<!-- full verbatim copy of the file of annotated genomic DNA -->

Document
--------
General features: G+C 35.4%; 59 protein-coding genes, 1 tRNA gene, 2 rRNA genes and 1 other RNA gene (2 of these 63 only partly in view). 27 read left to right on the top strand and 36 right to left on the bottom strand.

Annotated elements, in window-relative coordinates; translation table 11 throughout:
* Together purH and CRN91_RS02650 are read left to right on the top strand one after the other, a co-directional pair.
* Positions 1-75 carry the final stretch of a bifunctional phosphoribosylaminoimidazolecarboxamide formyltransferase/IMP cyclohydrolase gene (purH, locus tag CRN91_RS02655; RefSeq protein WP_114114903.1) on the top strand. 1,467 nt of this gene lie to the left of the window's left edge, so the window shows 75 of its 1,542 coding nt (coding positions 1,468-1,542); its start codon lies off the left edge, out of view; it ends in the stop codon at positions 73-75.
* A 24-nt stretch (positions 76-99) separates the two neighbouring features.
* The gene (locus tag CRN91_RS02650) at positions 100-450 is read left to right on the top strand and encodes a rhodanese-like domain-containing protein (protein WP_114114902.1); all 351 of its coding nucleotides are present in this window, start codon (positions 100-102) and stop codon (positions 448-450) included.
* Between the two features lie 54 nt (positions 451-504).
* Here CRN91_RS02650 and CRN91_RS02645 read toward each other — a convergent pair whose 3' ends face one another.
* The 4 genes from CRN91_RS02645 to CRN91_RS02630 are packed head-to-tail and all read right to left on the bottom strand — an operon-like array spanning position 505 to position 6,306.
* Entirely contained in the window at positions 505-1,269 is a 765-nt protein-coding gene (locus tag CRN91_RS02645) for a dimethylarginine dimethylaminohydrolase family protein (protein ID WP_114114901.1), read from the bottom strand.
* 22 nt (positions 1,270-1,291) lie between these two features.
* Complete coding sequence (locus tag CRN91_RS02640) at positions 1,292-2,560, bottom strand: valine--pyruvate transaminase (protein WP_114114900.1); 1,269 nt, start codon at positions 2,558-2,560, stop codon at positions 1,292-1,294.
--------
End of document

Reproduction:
General features: G+C 35.4%; 59 protein-coding genes, 1 tRNA gene, 2 rRNA genes and 1 other RNA gene (2 of these 63 only partly in view). 27 read left to right on the top strand and 36 right to left on the bottom strand.

Annotated elements, in window-relative coordinates; translation table 11 throughout:
* Together purH and CRN91_RS02650 are read left to right on the top strand one after the other, a co-directional pair.
* Positions 1-75 carry the final stretch of a bifunctional phosphoribosylaminoimidazolecarboxamide formyltransferase/IMP cyclohydrolase gene (purH, locus tag CRN91_RS02655; RefSeq protein WP_114114903.1) on the top strand. 1,467 nt of this gene lie to the left of the window's left edge, so the window shows 75 of its 1,542 coding nt (coding positions 1,468-1,542); its start codon lies off the left edge, out of view; it ends in the stop codon at positions 73-75.
* A 24-nt stretch (positions 76-99) separates the two neighbouring features.
* The gene (locus tag CRN91_RS02650) at positions 100-450 is read left to right on the top strand and encodes a rhodanese-like domain-containing protein (protein WP_114114902.1); all 351 of its coding nucleotides are present in this window, start codon (positions 100-102) and stop codon (positions 448-450) included.
* Between the two features lie 54 nt (positions 451-504).
* Here CRN91_RS02650 and CRN91_RS02645 read toward each other — a convergent pair whose 3' ends face one another.
* The 4 genes from CRN91_RS02645 to CRN91_RS02630 are packed head-to-tail and all read right to left on the bottom strand — an operon-like array spanning position 505 to position 6,306.
* Entirely contained in the window at positions 505-1,269 is a 765-nt protein-coding gene (locus tag CRN91_RS02645) for a dimethylarginine dimethylaminohydrolase family protein (protein ID WP_114114901.1), read from the bottom strand.
* 22 nt (positions 1,270-1,291) lie between these two features.
* Complete coding sequence (locus tag CRN91_RS02640) at positions 1,292-2,560, bottom strand: valine--pyruvate transaminase (protein WP_114114900.1); 1,269 nt, start codon at positions 2,558-2,560, stop codon at positions 1,292-1,294.